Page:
Book Review: Abraham Lincoln Vampire Hunter By Seth Grahame-Smith

Have you seen the movie Abraham Lincoln Vampire Hunter? Was it good? My ears perked up when Robin told me it was made into a novel. I couldn’t pass up the opportunity to read it once she said I could borrow her copy.

Normally, I read books and don’t post reviews unless I’m supporting another writer I met through blogging or any other social media. So, I didn’t have pen and paper by my side to jot down memorable plot points or my reaction throughout scenes. I was simply going to return the book after I finished, keeping my feelings to myself or sharing my thoughts with friends.

However, this story concept was awesome–it felt wrong to not do a book review. I ended up changing my mind at the last second. Here’s my thoughts on the book:

Indiana, 1818. In a one-room cabin, nine-year-old Abraham Lincoln kneels at his mother’s bedside. “My baby boy…” she whispers before dying. Only later will the grieving Abe learn that his mother’s fatal affliction was actually the work of a vampire. Gifted with his legendary height, strength, and skill with an ax, young Lincoln sets out on a path of vengeance that will lead him all the way to the White House.

While Abraham Lincoln is widely lauded for saving the Union and freeing millions of slaves, his valiant fight against the forces of the undead has remained in the shadows for almost two hundred years-until Seth Grahame-Smith stumbled upon The Secret Journal of Abraham Lincoln. Now, using the journal as a guide, Seth reconstructs the true life story of America’s greatest president. For the first time ever, he reveals the hidden history behind the Civil War-and uncovers the role vampires played in the birth, growth, and near-death of the nation.

If someone would’ve told me I’d be reading historical fiction, I would’ve told them to “shut the front door.” History was my least favorite subject in school. That’s why it was a nice surprise when I enjoyed this 3 part, 14 chapter novel. I loved that it didn’t read like fiction at all. The author was so dedicated in Abraham Lincoln’s journal entries (to make them sound authentic) and stuck strictly to the facts that happened (instead of dabbling into the emotional aspect) that this novel read like a textbook or a research book at the library.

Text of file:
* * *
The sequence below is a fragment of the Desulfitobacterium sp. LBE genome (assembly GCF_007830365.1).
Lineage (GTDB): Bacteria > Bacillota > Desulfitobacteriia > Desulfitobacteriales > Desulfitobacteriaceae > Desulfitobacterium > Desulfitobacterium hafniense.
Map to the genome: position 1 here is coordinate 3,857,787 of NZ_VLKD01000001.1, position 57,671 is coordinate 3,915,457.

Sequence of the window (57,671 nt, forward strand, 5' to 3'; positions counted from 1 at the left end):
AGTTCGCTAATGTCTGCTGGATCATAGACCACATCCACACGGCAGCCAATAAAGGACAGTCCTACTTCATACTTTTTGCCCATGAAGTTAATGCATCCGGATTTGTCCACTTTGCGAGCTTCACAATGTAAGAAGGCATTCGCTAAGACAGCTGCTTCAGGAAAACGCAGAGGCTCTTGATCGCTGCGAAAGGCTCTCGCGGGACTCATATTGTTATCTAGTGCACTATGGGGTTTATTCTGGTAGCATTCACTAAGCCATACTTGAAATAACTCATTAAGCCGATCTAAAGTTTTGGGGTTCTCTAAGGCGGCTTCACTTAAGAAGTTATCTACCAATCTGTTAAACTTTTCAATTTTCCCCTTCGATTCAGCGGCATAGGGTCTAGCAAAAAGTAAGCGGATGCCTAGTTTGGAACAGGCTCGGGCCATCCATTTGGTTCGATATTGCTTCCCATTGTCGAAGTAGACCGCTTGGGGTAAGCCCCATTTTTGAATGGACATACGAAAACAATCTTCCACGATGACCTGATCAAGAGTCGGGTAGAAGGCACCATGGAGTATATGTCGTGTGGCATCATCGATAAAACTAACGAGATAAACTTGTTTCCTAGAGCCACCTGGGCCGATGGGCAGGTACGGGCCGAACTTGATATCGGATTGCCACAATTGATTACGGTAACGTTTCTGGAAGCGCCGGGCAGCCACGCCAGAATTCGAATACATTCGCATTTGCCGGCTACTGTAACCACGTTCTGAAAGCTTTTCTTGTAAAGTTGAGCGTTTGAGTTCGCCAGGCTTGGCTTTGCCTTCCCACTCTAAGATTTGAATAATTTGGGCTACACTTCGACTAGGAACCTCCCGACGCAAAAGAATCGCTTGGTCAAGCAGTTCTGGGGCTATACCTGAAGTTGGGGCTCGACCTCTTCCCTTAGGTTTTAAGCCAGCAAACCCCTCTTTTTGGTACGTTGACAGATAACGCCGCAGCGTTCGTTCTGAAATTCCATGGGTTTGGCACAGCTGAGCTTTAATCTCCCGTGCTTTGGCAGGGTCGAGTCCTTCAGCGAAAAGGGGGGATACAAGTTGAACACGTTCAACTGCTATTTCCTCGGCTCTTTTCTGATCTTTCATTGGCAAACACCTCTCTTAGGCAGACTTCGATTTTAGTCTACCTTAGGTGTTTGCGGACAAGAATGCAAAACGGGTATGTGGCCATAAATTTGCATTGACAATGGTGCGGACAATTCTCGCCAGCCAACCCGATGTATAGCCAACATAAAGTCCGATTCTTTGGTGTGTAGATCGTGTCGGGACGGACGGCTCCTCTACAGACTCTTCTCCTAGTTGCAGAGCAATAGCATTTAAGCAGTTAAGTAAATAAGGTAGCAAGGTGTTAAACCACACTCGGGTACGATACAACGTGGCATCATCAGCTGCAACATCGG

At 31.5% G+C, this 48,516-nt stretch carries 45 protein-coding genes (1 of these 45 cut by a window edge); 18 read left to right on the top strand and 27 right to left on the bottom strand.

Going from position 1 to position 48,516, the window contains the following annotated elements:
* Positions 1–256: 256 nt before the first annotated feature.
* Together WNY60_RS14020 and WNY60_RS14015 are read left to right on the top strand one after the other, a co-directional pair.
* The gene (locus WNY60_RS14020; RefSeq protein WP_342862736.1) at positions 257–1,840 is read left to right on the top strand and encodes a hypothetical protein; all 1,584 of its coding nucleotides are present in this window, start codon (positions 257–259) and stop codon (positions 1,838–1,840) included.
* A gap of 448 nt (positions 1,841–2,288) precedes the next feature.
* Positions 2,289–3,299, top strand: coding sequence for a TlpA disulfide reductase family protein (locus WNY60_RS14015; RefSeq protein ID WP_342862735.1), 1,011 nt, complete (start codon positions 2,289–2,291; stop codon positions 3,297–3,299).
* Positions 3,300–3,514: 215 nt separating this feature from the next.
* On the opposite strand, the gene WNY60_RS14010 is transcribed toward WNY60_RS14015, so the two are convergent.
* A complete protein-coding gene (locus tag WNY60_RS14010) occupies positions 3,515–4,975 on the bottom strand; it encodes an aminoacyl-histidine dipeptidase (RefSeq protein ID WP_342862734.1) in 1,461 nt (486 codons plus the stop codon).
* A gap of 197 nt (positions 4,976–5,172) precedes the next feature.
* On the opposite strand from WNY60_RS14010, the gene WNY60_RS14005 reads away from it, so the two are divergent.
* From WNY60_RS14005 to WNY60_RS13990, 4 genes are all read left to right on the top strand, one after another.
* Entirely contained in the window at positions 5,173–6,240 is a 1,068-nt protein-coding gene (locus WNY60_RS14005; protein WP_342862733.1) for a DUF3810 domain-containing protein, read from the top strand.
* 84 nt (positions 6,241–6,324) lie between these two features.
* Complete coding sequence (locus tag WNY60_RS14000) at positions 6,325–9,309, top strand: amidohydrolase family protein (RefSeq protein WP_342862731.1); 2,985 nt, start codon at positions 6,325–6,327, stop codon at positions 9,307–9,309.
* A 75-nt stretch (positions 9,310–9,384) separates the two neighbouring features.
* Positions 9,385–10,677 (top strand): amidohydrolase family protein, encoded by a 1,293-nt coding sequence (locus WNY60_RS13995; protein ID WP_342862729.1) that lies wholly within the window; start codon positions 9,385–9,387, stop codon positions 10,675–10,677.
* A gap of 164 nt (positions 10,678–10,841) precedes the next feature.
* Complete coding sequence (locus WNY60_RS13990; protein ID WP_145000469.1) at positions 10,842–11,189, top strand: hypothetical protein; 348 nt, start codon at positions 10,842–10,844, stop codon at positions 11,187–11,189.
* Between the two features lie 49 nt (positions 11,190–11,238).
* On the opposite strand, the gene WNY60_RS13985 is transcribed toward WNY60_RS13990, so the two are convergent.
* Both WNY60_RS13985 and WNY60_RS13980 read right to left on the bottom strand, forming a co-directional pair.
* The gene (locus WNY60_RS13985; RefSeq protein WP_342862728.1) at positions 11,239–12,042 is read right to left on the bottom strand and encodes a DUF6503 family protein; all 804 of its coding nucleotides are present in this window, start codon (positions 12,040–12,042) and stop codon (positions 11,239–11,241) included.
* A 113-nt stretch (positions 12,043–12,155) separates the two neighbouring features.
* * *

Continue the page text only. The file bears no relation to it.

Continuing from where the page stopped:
• The photos added in the story with the circles, emphasizing the president on his vampire hunter escapades, were awesome! For a second, my mind started playing tricks on me LOL. I knew this didn’t happen. But what if it did?

The scene were settlers are tricked by the evil vampire doctor caught my attention. It reminded me of Mindhunters (starring Johnny Lee Miller and LL Cool J)–a guy told the group about an old myth where an entire village was wiped clean. Croatoan had been carved on the tree, leaving people to believe either a body of water or an American Indian tribe killed everyone.

  • In the book, the evil doctor carved “Croatoan” into the tree to put the blame on the Indians. He thought it’d be funny to have settlers going after the innocent. Man, none of my ancestors could get a break. Between American Indians being blamed for victims’ deaths (no one could believe it was vampires) and slaves being treated like property, this novel made me sad during those parts (not because of getting lost in the story, but because I knew that’s a terrible part of United States history that truly happened). Made me take a moment to reflect how awful it was back in the olden days. The story wasn’t written in the slaves point-of-view but Lincoln wrote powerful images in his journal.

Like I said before, it was strictly an account of what happened. So, if I was supposed to feel bad in certain scenes, I didn’t. The emotion wasn’t there for me–like when Lincoln lost his first love, his mom, his two sons. It was kind of like “wham, bam thank you ma’am.” There was no time to process what happened because the next action scene was already taking place.

I loved hearing about people in history–like Edgar Allan Poe, Martin Luther King, etc. It was cool that Seth Grahame-Smith managed to create this fake world with real people. The ending was perfect!

I RECOMMEND this book to read.

Keep smiling,

Yawatta Hosby

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3 thoughts on “Book Review: Abraham Lincoln Vampire Hunter By Seth Grahame-Smith

  1. Pingback: Book Review: Abraham Lincoln Vampire Hunter By Seth Grahame … | Vampire Occult Society

  2. This book was awesome, the movie was pretty good too, but the two didn’t have anything to with each other. The screenplay was completely different. Look for my blog post about it, Book & Screenplay? Night & Day.

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